Travel: Airports, Security, Summer 2023 & all of that!

A look at travelling through airports and possibly what to expect

This blog post is tagged with:

Airports Security Summer 2023

Frank's Podcast and article draws on his recent experience through a UK airport along with his Travel tips!

Hello and welcome to my latest Podcast; it’s good to have you joining me today! 

I recently travelled down to Bordeaux, leaving from a UK airport. My experience at the UK airport, during half-term week, revealed what we might begin to see or experience as the summer months approach! Now I’m not going to identify the airport, partly because I have never named and shamed travel companies/organisations (unless it was absolutely necessary), and secondly, I think it’s fair to say that what might happen in one UK airport has a high probability of occurring at another UK airport, if the circumstances of my experiences are repeated elsewhere, so it’s unfair at this time to focus on one particular airport. 

In providing these observations it is important to remember that whatever I may say about the summer to come, steps may be taken and whatever I report on may in fact be resolved. Equally, there are changes afoot about the amount of liquids that you will be allowed to take in your hand-luggage! Now the rules are not set to be fully implemented until June 2024, but some airports may make those changes earlier and that is something you will have to check on. 

But that said, wouldn’t you rather hear how things are being managed now, so you can think about your future travel arrangements in advance? 

My flight was an early morning departure, so I had to be at the airport by 6am to allow time to get through security and to get to the gate on time. 

When I arrived at the airport, it was clear that several popular travel companies had a number of early morning departures also, so there were a large number of people checking in their bags and heading toward the security lanes before departure.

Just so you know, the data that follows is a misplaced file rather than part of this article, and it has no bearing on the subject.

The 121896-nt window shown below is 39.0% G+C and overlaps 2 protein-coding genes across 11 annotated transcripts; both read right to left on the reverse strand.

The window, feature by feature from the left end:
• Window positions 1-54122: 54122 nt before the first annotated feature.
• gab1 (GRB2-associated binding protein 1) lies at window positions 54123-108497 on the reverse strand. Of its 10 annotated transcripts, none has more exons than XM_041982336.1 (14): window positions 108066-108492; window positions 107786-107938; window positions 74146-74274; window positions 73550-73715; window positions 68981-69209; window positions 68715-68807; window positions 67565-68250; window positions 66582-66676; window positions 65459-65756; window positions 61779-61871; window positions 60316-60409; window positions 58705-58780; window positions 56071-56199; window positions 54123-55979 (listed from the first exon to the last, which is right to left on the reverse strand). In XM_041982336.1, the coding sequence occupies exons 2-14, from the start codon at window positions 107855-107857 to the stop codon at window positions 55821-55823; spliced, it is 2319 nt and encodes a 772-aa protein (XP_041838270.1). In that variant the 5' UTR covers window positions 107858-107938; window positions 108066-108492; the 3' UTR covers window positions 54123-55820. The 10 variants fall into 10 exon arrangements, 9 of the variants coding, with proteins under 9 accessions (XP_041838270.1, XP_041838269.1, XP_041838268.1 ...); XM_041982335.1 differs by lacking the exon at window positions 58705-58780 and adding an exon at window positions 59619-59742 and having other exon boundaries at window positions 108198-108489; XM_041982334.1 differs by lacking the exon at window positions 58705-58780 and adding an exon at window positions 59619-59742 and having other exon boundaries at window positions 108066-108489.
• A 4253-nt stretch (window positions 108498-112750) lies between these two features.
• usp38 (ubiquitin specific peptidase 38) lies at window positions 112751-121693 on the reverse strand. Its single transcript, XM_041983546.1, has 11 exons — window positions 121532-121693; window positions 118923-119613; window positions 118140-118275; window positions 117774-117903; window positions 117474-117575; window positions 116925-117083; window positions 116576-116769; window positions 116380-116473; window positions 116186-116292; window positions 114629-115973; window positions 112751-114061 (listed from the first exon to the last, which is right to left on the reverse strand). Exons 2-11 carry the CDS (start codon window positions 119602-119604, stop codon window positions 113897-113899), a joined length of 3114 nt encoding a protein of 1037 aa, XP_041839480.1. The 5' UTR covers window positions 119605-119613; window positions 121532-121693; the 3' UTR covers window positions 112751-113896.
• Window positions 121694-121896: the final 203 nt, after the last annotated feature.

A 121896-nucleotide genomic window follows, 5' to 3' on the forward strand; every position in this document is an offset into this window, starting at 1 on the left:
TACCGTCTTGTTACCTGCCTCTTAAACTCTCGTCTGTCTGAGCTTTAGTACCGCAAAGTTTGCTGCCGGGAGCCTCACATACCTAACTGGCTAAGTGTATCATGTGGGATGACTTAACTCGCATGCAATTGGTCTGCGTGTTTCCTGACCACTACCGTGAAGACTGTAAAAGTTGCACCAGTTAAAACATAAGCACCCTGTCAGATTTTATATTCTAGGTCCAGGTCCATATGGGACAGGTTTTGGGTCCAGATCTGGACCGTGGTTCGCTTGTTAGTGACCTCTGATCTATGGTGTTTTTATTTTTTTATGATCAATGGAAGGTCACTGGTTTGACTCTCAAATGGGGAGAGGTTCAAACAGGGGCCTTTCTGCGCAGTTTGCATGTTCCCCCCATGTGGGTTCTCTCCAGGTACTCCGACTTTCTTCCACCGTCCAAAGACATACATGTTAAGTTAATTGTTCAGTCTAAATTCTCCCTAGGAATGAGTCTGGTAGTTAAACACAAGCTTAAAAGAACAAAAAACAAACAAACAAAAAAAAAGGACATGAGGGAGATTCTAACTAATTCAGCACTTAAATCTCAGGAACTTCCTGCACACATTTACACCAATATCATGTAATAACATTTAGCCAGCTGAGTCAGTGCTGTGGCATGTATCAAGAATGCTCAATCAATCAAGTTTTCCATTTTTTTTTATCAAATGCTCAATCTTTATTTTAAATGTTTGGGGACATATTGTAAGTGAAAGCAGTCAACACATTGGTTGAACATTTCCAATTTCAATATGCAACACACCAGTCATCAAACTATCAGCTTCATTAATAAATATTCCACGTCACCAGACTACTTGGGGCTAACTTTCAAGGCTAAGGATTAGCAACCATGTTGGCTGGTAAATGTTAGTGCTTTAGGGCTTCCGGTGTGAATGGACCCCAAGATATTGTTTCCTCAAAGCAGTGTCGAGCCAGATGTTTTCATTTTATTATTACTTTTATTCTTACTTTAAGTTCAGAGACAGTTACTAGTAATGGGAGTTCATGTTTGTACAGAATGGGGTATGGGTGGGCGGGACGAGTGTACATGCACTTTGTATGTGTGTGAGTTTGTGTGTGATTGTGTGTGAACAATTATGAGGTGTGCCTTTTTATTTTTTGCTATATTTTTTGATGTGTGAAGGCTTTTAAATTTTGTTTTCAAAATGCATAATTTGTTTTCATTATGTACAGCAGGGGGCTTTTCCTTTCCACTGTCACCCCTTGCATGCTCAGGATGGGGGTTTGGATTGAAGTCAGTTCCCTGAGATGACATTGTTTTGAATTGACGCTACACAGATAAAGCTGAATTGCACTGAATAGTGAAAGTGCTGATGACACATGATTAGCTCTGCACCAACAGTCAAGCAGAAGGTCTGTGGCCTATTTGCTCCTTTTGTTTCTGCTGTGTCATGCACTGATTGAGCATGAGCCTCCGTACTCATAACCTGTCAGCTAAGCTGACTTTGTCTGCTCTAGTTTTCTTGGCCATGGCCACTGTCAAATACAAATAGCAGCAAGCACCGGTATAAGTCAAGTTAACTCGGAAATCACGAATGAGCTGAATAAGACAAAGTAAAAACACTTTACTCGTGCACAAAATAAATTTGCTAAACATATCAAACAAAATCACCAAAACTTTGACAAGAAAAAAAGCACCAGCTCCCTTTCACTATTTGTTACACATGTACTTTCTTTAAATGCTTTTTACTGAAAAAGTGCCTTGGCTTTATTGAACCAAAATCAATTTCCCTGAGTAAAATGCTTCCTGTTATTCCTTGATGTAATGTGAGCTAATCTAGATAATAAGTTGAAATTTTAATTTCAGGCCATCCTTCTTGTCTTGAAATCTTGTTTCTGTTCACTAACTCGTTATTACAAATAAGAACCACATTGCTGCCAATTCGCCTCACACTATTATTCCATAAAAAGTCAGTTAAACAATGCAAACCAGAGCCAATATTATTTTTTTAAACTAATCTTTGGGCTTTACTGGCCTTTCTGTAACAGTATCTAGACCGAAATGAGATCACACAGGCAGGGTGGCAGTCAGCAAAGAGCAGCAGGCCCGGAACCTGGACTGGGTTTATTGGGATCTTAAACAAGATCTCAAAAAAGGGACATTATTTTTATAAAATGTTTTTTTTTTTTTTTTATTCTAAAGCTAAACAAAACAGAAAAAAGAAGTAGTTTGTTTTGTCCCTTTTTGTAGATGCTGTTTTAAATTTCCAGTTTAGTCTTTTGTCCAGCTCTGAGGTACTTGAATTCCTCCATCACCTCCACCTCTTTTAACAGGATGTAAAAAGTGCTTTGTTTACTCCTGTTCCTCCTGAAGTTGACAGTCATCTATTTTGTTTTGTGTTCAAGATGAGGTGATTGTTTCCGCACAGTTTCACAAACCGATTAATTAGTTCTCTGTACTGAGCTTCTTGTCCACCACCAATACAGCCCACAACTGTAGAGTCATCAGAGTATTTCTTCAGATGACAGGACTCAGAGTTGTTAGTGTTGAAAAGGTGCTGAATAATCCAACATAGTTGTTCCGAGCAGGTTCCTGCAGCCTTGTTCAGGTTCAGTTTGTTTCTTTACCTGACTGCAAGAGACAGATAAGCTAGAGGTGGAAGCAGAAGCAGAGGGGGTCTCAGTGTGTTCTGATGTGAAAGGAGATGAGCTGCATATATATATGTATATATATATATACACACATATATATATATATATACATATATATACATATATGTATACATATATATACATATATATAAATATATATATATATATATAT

Now when I travel from this airport normally, I can pass through the main entrance to the security checking area and join a relatively short queue before I am screened. However, on this visit, I joined the end of the queue at the entrance to the security checking area! 

I had noticed that just outside the entrance, there was a snaking-queueing area, which given the volume of human traffic downstairs, was likely to be opened up! 

I joined the snaking-queue lines inside the entrance area and began to move slowly, weaving my way past my fellow travellers. 

What became evident however was that members of airport staff were regularly visiting the queue, calling out for passengers who had flights within the next 40 to 50 minutes; it made me wonder just how long the queue I had joined actually was? 

As we slowly moved, I watched as anxious passengers were plucked from the queue and after having their boarding cards checked, they were whisked away toward the front of the long queue they had joined. 

After about 50 minutes, I reached the entrance to the actual security checking hall and could see that trays of passenger items were stacking up; it appeared to have the air of a controlled chaos. As we were shepherded down toward the security area we were to pass through, I did wonder whether there were enough security-checkers on duty; I had noticed a number of adverts calling for people to apply for rewarding jobs at the airport. 

But, there was also another angle to this sense of chaos and I regret to say, it comes in the form of Passengers themselves. 

As we inched closer into the tray area I watched as Passengers simply didn’t pay attention to the spots which had become vacant when other passengers moved on. Even when called forward to those spots, I watched as some passengers seemed reluctant to move forward or be separated for their friends or family. 

Despite the many signs in this area, there were some passengers who seemed lost and unable to comprehend what they needed to put into the trays. Confusion was evident by the provision of plastic bags to carry their liquids and medication. Now, it could be argued that perhaps these were first-time travellers, fair point, but many I watched close to me freely spoke about their previous flights and holidays, so I would have expected that the security checking area would hold no surprises to them.